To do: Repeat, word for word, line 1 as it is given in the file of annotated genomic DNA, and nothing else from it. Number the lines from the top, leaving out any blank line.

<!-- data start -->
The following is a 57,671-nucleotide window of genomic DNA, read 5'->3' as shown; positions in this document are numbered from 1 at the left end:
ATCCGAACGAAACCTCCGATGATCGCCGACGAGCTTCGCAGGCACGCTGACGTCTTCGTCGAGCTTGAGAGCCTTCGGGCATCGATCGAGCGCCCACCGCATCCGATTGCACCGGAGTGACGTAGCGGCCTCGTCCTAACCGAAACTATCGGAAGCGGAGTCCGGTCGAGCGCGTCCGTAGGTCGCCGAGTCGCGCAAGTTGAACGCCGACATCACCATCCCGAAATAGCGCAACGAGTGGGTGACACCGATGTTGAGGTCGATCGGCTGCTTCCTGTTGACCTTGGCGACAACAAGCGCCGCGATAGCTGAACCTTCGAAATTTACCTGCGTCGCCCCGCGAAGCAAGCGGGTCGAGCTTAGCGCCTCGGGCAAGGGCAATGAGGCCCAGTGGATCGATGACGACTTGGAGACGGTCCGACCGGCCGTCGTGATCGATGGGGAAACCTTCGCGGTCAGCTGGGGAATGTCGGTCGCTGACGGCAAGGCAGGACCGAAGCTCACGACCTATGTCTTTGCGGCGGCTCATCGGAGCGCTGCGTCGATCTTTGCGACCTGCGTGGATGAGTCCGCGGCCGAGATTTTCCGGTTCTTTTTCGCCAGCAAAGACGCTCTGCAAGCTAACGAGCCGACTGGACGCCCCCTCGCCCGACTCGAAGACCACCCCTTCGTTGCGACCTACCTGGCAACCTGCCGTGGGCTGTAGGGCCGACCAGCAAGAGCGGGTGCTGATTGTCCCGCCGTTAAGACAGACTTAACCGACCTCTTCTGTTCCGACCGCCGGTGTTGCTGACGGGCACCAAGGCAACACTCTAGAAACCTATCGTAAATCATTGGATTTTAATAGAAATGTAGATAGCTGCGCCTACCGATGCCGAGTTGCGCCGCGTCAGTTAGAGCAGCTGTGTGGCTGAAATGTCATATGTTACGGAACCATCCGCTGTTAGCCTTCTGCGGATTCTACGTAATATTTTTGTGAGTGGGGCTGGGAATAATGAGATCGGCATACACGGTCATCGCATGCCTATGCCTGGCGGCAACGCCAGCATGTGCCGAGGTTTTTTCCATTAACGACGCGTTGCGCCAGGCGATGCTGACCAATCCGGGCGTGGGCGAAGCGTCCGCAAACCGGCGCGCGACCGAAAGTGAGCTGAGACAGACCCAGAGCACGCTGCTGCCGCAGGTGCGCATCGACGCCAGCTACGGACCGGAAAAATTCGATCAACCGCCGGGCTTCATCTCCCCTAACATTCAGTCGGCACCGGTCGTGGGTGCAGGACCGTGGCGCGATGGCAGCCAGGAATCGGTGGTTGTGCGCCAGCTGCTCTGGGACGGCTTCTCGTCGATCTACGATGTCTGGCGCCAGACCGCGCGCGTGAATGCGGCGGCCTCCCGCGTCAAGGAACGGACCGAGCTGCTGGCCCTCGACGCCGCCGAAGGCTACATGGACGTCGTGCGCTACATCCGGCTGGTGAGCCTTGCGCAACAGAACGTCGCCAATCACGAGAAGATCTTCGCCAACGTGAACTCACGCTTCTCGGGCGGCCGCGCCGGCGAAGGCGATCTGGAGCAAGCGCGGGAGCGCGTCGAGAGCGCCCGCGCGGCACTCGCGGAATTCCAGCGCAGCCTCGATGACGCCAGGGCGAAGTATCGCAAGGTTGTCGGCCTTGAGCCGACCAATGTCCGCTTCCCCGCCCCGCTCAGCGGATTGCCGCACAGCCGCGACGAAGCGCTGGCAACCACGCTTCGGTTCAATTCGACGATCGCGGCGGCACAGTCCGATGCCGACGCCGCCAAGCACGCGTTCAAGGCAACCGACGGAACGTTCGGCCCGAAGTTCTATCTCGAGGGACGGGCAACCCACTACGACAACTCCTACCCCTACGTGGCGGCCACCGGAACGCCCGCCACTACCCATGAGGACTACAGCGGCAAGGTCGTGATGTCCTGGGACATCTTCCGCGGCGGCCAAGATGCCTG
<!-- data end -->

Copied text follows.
The following is a 57,671-nucleotide window of genomic DNA, read 5'->3' as shown; positions in this document are numbered from 1 at the left end: